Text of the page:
Frozen Tools Forensics: Play-In Peak Performers
If you have been following the Dobber feed lately, you know two things. One is that play-ins start on the first of August, and the second is that the writers here at Dobber posted their expert opinions as to will triumph in those rounds. You can check out the East picks, and the West picks at your leisure, but today we are going to focus on the consensus picks listed in each article. The idea is that these teams have a better shot at producing and advancing than their opponents, and therefore their players are set up for more success (particularly those teams that look to be winners of tough series). Playoff pools are all about opportunity and the experts have spoken.
So, first off, who are the teams picked to advance?
- Edmonton in 4
- Nashville in 4
- Vancouver in 4
- Winnipeg in 5
- Pittsburgh in 4
- NY Rangers in 5
- NY Islanders in 4
- Toronto in 5
The Dobber experts think these teams have a better shot at advancing than their opponents, which would mean an extra few playoff games – and even if your league is just using the play-ins as a round these teams are still favored to do better. Now no one needs the article telling you to check out Connor McDavid and Leon Draisaitl, but who are the later round bubble players who might be worth snagging in your playoff pools? This of course depends on the depth of the league, so we will hit a couple of different player ranges below.
We are going to use the Big Board Report again for this as it will give us the most well-rounded data for player's performance for the season. As always, we will export the data so we can mess with it a bit. We can filter the results to target just the above teams and then take some of our superstars off the top. I have it further broken down into sections based on how those players performed over the course of the season.
Below is a section for players who managed to sustain a point-per-game-ish pace through the season. These are guys that may not have had that kind of sustained success before so they may fall a little lower in value for managers, but had excellent seasons nonetheless.
Our second tier of players represent the players who put up a 65-70-ish point pace over the course of the season.
And finally, a 50-60-point pace.
Let's take a look at a player from each of these categories.
RNH was in the process of a career year when the season was cut short. Some of this increase was definitely an increase in opportunity as RNH was seeing a career high average power-play time and total time on ice. Another big part of his success though was the astronomical play of Leon Draisaitl. RNH's pace was almost a full ten points higher than his previous career high pace (2018-19 – this McDavid, Draisaitl era is clearly agreeing with him). There isn't a lot to say here really. He is sometimes overlooked because he doesn’t carry the superstar numbers of a couple of his teammates, but he has had a few very successful seasons recently. If he can keep lining up with Draisaitl at even strength and on the power play, he should be a very valuable pick.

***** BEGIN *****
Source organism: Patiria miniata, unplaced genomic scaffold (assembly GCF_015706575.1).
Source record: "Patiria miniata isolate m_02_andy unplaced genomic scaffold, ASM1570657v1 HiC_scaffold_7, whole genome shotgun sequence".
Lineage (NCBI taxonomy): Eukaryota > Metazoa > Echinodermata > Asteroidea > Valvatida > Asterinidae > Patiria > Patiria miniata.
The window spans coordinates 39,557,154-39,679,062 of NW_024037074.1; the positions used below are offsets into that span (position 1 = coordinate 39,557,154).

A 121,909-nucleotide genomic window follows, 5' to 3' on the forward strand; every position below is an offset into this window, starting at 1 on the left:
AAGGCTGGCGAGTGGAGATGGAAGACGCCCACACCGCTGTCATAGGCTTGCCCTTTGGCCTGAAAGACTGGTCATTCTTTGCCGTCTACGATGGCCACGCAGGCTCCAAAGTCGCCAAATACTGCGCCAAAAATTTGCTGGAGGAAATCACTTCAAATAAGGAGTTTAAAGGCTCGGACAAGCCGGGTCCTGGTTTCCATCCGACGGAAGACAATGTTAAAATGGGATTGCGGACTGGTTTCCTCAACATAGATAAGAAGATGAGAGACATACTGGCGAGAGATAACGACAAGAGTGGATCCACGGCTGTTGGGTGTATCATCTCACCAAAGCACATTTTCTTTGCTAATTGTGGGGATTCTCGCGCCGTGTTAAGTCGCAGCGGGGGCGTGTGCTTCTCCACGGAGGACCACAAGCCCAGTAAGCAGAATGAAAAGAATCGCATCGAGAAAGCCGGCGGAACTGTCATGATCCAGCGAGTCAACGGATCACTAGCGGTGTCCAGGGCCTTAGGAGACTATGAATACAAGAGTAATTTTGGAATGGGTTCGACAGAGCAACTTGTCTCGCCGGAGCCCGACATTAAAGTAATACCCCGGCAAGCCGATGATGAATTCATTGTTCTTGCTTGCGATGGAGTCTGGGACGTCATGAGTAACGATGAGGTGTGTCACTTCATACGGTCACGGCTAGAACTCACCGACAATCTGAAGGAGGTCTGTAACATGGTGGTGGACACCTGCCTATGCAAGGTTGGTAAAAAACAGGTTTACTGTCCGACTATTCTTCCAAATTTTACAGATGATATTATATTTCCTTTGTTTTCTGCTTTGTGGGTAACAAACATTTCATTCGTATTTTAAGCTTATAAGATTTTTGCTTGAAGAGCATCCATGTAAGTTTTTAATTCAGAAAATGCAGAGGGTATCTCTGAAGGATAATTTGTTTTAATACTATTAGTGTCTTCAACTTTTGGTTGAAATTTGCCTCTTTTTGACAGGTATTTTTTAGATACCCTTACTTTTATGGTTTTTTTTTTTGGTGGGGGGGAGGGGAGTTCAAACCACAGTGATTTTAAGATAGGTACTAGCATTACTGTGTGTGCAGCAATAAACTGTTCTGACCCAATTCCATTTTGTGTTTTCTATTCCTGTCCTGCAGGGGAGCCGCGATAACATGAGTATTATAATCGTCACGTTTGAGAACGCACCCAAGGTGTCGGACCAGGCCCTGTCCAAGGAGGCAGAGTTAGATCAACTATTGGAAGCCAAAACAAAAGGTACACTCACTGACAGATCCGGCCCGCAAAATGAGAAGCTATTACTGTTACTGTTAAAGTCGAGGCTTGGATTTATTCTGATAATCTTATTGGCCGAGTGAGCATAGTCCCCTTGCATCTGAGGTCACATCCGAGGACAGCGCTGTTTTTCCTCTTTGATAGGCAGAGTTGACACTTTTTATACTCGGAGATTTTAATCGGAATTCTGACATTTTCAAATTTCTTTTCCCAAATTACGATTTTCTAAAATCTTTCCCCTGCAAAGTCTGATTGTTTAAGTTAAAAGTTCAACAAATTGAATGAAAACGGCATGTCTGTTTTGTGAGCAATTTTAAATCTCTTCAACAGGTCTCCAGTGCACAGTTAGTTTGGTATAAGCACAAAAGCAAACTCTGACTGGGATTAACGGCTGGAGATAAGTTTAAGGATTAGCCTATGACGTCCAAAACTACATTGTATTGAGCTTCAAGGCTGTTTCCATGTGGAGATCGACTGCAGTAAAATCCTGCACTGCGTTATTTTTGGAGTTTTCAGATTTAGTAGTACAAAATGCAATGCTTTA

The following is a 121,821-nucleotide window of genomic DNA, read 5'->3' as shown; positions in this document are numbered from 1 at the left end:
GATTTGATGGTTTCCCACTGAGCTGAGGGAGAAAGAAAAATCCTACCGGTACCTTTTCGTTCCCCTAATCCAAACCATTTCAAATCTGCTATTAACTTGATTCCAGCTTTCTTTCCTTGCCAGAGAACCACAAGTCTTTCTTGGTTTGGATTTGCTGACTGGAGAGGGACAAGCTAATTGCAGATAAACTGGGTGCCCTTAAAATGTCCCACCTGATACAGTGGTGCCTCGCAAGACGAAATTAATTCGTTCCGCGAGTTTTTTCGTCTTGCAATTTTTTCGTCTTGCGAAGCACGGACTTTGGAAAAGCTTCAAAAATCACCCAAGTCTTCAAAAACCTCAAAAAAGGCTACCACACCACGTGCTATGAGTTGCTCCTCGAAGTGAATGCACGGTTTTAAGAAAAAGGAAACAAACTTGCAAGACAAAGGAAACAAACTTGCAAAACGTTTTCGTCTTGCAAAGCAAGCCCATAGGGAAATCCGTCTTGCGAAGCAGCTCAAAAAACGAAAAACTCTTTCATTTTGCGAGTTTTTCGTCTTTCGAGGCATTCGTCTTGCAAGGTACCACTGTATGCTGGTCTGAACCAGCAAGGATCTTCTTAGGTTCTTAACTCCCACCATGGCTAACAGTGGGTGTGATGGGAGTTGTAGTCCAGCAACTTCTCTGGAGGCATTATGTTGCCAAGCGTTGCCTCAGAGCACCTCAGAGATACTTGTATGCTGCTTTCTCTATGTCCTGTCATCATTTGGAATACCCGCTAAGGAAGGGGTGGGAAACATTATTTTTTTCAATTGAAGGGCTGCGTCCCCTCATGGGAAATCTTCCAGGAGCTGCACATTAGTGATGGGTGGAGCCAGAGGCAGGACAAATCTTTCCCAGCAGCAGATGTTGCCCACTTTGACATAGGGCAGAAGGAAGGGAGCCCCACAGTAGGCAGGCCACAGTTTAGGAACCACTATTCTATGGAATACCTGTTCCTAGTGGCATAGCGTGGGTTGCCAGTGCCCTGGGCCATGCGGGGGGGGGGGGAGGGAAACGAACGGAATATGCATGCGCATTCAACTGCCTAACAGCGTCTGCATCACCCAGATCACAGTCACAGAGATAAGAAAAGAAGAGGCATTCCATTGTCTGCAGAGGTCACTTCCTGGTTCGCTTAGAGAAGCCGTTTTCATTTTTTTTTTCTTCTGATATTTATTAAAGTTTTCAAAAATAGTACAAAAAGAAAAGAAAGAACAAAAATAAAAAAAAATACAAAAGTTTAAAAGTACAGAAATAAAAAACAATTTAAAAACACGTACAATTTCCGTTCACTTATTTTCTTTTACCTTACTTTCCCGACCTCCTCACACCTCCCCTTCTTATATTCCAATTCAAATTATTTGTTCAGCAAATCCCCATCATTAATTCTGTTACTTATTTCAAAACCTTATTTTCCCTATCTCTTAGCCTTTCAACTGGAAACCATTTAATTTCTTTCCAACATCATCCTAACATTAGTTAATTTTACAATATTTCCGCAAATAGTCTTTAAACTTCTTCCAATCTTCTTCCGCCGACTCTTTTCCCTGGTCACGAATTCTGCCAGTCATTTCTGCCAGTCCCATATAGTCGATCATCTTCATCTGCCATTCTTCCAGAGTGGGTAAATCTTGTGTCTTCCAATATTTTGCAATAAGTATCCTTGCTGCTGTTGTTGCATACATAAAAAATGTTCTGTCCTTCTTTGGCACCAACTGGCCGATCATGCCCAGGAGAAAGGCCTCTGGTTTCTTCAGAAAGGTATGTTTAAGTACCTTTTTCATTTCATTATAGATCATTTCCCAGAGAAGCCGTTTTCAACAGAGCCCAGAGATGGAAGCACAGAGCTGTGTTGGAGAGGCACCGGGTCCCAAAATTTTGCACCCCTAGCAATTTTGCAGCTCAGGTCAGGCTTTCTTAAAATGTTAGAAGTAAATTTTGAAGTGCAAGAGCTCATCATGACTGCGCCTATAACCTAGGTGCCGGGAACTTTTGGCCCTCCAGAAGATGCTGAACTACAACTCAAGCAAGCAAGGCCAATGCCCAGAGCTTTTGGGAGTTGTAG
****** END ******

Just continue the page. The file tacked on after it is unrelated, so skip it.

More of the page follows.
Strome went on a run early in the season and never looked back. From the middle of October until the end of November, he put up 22 points in 21 games. He was seeing a bit of a high shooting percentage, but his deployment was seeing a huge boost. He was up over three and half minutes of power-play time on average and at 20 minutes of playing time a night.
Once the new year came around, Strome slowed somewhat, putting up 36 points over his final 45 games (which amounts to a 65-ish point pace). He lost a small bit of ice time, but was still over 20 minutes on many nights. The biggest help to Strome all season long was being stapled to Artemi Panarin's side. Panarin's incredible performance certainly helped raise Strome's ship. We haven't seen much success from Strome away from Panarin so this is certainly a lineup situation to keep an eye on. If it looks like he is going to be on that line, Strome is a guy I want to own.
Toffoli joined Vancouver later in the year and the change brought immediate dividends. He was averaging somewhere between 16 and 17 minutes a night with some limited power-play time in LA. He was on a line with Anze Kopitar for much of it, which was nice, but he wasn't really clicking.
At the end of the season with Vancouver, we were seeing a different Toffoli entirely. He played the vast majority of his shifts with Elias Pettersson and J.T. Miller (who we definitely could have touched on above) and put up 14 points in his final 12 games. His shooting percentage was definitely too high, but it wasn't all luck. He was consistently seeing over two minutes of power-play time and over 18 and a half minutes of total ice time for the first time essentially ever. If he can keep that deployment, both linemates and time on ice, watch out for Toffoli.
That is all for this week. Thanks for reading.
Stay safe out there.
Want more tool talk? Check out these recent Frozen Tool Forensics Posts.
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